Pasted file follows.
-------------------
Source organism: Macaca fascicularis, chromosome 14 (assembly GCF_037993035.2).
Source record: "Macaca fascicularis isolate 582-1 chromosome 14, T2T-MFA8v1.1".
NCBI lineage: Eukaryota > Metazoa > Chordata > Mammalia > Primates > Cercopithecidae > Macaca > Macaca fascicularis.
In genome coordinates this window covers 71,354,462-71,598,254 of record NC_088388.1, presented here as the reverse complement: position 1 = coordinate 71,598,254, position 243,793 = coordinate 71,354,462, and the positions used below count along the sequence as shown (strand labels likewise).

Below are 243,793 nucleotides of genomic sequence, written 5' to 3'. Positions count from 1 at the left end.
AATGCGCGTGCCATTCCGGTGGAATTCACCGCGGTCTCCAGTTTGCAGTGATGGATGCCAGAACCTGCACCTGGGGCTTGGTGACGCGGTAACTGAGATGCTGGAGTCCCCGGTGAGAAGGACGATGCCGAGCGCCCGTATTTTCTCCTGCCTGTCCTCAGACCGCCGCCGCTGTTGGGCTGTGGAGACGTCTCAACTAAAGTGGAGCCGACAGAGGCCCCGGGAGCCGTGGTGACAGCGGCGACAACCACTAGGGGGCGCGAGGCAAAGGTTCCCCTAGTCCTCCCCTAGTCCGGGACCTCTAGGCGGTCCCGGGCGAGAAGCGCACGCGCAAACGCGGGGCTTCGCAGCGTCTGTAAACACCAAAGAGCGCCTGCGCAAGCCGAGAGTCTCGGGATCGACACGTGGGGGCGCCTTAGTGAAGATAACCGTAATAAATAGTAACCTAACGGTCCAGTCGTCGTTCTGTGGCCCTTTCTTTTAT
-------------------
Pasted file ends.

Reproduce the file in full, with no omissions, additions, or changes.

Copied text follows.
Source organism: Macaca fascicularis, chromosome 14 (assembly GCF_037993035.2).
Source record: "Macaca fascicularis isolate 582-1 chromosome 14, T2T-MFA8v1.1".
NCBI lineage: Eukaryota > Metazoa > Chordata > Mammalia > Primates > Cercopithecidae > Macaca > Macaca fascicularis.
In genome coordinates this window covers 71,354,462-71,598,254 of record NC_088388.1, presented here as the reverse complement: position 1 = coordinate 71,598,254, position 243,793 = coordinate 71,354,462, and the positions used below count along the sequence as shown (strand labels likewise).

Below are 243,793 nucleotides of genomic sequence, written 5' to 3'. Positions count from 1 at the left end.
AATGCGCGTGCCATTCCGGTGGAATTCACCGCGGTCTCCAGTTTGCAGTGATGGATGCCAGAACCTGCACCTGGGGCTTGGTGACGCGGTAACTGAGATGCTGGAGTCCCCGGTGAGAAGGACGATGCCGAGCGCCCGTATTTTCTCCTGCCTGTCCTCAGACCGCCGCCGCTGTTGGGCTGTGGAGACGTCTCAACTAAAGTGGAGCCGACAGAGGCCCCGGGAGCCGTGGTGACAGCGGCGACAACCACTAGGGGGCGCGAGGCAAAGGTTCCCCTAGTCCTCCCCTAGTCCGGGACCTCTAGGCGGTCCCGGGCGAGAAGCGCACGCGCAAACGCGGGGCTTCGCAGCGTCTGTAAACACCAAAGAGCGCCTGCGCAAGCCGAGAGTCTCGGGATCGACACGTGGGGGCGCCTTAGTGAAGATAACCGTAATAAATAGTAACCTAACGGTCCAGTCGTCGTTCTGTGGCCCTTTCTTTTAT